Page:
I incorporate the principles of Pilates into all my strength and conditioning coaching. In the same way that an aerobic base provides the foundation for improving your top end, the Pilates principles lay the foundation for building strength. Centering, concentration, control, precision all enhance the mind-muscle connection.
The idea behind the mind-muscle connection is simple:
If you consciously and deliberately place your attention on the contraction of the primary muscle you are working, the quality of the contraction is enhanced, and the greater your gains will be.
How muscle movement works in your body
Acetylcholine is the neurotransmitter that stimulates your muscles to move. The more we think about the muscle that's being contracted, the more acetylcholine is produced, leading to an enhanced quality in the contraction.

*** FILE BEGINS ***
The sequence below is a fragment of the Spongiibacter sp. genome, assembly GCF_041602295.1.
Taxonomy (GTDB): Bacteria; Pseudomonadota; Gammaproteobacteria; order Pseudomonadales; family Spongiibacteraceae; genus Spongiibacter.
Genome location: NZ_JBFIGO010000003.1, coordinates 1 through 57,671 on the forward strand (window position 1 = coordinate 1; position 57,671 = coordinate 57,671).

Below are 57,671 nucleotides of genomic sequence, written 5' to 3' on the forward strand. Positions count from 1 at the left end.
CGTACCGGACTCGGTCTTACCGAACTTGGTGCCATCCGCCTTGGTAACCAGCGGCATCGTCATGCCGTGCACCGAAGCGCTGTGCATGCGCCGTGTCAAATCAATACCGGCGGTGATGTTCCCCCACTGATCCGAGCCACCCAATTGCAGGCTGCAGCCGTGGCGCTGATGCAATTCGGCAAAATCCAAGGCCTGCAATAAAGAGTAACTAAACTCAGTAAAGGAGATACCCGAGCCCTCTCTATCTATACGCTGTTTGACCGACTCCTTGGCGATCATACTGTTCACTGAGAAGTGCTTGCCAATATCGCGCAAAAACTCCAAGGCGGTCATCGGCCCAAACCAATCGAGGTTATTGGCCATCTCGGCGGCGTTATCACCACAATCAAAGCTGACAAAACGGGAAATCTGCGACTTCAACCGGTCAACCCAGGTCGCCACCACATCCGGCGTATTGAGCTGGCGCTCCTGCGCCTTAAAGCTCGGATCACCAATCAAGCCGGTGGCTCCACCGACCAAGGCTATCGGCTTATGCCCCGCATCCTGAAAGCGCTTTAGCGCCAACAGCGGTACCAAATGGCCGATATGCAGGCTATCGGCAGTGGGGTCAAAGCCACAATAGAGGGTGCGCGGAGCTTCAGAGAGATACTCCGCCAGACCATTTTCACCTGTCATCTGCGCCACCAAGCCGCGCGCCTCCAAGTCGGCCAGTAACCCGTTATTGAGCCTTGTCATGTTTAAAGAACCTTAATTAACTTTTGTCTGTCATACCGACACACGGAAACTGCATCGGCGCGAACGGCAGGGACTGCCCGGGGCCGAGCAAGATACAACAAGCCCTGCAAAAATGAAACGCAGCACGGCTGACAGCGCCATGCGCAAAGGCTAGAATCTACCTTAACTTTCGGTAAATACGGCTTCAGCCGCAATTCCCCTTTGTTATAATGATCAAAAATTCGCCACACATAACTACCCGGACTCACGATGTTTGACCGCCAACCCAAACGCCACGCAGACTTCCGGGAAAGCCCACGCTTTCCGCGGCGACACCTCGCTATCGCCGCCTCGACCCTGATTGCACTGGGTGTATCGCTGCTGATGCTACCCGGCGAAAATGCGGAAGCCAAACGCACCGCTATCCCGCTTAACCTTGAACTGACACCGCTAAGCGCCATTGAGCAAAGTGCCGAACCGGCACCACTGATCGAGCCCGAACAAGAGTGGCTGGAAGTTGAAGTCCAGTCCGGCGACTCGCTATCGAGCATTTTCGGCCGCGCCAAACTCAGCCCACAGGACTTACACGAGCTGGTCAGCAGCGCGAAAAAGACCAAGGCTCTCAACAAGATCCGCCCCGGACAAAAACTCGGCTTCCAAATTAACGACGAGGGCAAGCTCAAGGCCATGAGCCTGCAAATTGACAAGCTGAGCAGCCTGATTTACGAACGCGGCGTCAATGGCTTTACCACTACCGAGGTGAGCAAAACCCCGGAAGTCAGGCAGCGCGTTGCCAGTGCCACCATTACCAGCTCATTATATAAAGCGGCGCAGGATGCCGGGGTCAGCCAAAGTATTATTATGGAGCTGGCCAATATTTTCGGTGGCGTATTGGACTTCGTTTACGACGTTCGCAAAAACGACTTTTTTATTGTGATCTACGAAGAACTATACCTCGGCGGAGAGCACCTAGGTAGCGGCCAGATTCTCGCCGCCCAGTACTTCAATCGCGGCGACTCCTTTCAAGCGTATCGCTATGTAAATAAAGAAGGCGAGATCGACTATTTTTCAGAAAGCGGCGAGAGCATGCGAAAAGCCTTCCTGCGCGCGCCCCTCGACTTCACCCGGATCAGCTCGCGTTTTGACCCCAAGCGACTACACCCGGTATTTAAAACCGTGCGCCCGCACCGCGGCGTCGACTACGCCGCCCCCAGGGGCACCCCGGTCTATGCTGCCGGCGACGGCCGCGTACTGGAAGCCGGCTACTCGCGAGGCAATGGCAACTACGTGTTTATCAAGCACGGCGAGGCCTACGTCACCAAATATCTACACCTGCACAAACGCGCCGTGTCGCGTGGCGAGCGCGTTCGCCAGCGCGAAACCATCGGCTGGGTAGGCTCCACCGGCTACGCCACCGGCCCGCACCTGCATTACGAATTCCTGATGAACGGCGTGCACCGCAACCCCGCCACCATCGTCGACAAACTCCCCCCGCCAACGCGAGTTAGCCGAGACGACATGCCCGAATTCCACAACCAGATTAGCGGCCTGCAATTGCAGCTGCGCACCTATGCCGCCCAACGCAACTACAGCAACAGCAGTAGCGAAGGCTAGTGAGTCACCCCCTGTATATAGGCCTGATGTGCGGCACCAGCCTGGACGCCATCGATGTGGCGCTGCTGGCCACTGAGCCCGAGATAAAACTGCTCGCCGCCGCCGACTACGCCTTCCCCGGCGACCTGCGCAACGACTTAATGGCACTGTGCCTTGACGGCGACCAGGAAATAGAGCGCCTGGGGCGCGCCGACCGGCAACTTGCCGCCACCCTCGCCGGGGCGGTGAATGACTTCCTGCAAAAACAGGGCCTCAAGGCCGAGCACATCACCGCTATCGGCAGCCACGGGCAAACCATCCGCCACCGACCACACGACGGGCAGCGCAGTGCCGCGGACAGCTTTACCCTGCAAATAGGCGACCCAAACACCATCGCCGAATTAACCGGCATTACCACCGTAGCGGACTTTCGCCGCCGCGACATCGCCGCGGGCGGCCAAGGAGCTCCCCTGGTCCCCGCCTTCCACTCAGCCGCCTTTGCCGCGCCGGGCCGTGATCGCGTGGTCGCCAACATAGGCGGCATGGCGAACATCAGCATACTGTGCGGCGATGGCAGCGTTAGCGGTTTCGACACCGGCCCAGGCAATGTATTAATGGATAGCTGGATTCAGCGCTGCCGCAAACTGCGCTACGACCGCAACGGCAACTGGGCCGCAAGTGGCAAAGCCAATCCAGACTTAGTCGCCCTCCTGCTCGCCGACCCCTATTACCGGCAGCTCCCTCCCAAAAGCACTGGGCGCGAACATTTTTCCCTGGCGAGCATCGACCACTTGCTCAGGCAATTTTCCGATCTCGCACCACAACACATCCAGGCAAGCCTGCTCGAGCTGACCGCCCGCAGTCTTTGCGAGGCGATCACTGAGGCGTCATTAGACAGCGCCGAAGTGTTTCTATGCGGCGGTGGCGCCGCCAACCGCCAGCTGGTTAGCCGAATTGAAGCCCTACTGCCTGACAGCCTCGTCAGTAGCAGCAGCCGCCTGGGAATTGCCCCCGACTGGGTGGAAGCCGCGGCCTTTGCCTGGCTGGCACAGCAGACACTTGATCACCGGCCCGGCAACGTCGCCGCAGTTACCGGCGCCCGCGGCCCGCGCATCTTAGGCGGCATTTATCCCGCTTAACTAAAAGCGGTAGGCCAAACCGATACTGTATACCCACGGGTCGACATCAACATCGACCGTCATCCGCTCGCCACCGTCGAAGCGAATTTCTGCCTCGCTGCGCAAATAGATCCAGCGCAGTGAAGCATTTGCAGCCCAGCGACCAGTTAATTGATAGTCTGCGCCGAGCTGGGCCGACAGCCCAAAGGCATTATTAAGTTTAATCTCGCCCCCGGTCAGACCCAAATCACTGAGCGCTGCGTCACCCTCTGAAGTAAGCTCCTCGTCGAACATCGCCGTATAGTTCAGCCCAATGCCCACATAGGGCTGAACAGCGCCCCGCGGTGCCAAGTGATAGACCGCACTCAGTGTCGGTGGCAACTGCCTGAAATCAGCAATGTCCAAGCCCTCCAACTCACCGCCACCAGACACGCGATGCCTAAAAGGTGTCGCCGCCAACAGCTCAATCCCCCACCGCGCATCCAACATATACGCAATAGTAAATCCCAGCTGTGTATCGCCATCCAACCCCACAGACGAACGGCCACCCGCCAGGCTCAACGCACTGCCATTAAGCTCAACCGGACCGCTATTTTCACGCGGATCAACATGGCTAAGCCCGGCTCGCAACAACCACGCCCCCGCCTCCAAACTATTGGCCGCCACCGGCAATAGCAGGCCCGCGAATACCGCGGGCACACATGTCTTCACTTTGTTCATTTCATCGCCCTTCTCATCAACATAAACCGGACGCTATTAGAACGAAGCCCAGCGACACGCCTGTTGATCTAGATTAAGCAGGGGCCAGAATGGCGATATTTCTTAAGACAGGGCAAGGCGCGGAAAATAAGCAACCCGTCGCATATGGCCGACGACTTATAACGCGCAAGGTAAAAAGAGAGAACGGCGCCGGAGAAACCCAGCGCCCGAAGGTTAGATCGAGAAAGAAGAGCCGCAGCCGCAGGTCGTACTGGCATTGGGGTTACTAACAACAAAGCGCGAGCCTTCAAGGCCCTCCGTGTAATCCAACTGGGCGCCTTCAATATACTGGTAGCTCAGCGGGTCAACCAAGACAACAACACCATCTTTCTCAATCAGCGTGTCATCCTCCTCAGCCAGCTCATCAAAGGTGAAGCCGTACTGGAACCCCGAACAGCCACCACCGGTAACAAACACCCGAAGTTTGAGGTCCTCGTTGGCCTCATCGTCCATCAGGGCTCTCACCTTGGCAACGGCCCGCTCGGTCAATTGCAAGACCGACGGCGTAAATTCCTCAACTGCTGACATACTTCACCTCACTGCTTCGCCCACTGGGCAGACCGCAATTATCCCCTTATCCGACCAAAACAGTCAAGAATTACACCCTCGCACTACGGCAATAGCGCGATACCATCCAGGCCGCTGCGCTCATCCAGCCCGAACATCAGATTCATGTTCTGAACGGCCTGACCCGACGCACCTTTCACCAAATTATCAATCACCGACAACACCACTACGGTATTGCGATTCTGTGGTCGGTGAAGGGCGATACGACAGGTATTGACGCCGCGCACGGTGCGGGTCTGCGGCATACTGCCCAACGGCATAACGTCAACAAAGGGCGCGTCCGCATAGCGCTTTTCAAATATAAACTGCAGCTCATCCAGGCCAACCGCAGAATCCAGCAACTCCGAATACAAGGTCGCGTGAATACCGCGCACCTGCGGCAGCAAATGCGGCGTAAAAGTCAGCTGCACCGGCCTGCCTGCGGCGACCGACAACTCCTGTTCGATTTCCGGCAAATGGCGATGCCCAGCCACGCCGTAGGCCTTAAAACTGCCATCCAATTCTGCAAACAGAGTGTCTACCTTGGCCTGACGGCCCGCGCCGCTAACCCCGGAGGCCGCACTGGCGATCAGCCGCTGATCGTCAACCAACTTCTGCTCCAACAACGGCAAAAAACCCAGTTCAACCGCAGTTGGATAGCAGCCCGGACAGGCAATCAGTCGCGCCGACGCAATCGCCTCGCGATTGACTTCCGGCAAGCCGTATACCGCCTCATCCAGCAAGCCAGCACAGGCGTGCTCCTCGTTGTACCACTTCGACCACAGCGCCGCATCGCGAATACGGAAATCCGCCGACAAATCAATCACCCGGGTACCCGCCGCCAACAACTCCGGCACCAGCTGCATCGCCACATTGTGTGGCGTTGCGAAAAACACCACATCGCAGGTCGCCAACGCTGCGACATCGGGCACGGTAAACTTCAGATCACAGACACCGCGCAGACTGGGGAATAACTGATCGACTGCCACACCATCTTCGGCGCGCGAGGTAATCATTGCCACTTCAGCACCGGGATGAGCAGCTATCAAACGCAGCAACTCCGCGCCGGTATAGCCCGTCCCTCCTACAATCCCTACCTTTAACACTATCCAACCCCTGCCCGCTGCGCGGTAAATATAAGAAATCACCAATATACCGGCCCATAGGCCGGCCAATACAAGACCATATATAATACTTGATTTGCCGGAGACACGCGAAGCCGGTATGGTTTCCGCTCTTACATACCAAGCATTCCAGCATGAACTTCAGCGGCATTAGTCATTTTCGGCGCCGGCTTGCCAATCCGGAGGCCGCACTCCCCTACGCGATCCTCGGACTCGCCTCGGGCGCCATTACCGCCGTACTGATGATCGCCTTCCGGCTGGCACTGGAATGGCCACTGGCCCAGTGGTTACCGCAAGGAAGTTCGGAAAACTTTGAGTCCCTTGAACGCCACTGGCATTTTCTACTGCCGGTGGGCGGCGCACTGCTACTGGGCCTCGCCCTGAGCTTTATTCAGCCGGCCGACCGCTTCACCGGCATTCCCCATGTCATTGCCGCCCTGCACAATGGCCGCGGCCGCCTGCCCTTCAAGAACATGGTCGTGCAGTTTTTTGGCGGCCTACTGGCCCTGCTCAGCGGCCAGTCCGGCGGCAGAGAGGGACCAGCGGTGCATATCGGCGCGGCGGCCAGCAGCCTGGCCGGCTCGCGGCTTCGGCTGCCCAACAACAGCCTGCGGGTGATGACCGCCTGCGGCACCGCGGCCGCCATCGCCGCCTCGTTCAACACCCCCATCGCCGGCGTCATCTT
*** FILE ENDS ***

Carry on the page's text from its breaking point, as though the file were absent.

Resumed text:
Studies have shown that placing mental attention on your muscles as they're contracting increases the activation of the muscle fibres leading to greater gains. When your brain and your body are working closely together, there is an increase in the quality of your action.
How to enhance your mind-muscle connection
It's all about activating the right muscles, in the right sequence, to ensure you are not allowing the muscles which should only be assisting to dominate. If you find your hamstrings cramp when trying a glute bridge, this is most likely down to the fact that you’re glutes aren’t firing enough and your hamstrings are taking the slack. If you focus your mind on initiating the move from the bum, with the hamstrings only assisting, this usually will help solve any cramping issues.
Slowing down the tempo of an exercise to increase the time the muscles are under tension can really help the mind muscle connection, allowing you to focus on your form, and increase the intensity of the exercise without the need for heavy weights. Try squatting with a 5 count lower, 3 count hold tempo. You will soon know if you are over using your quads!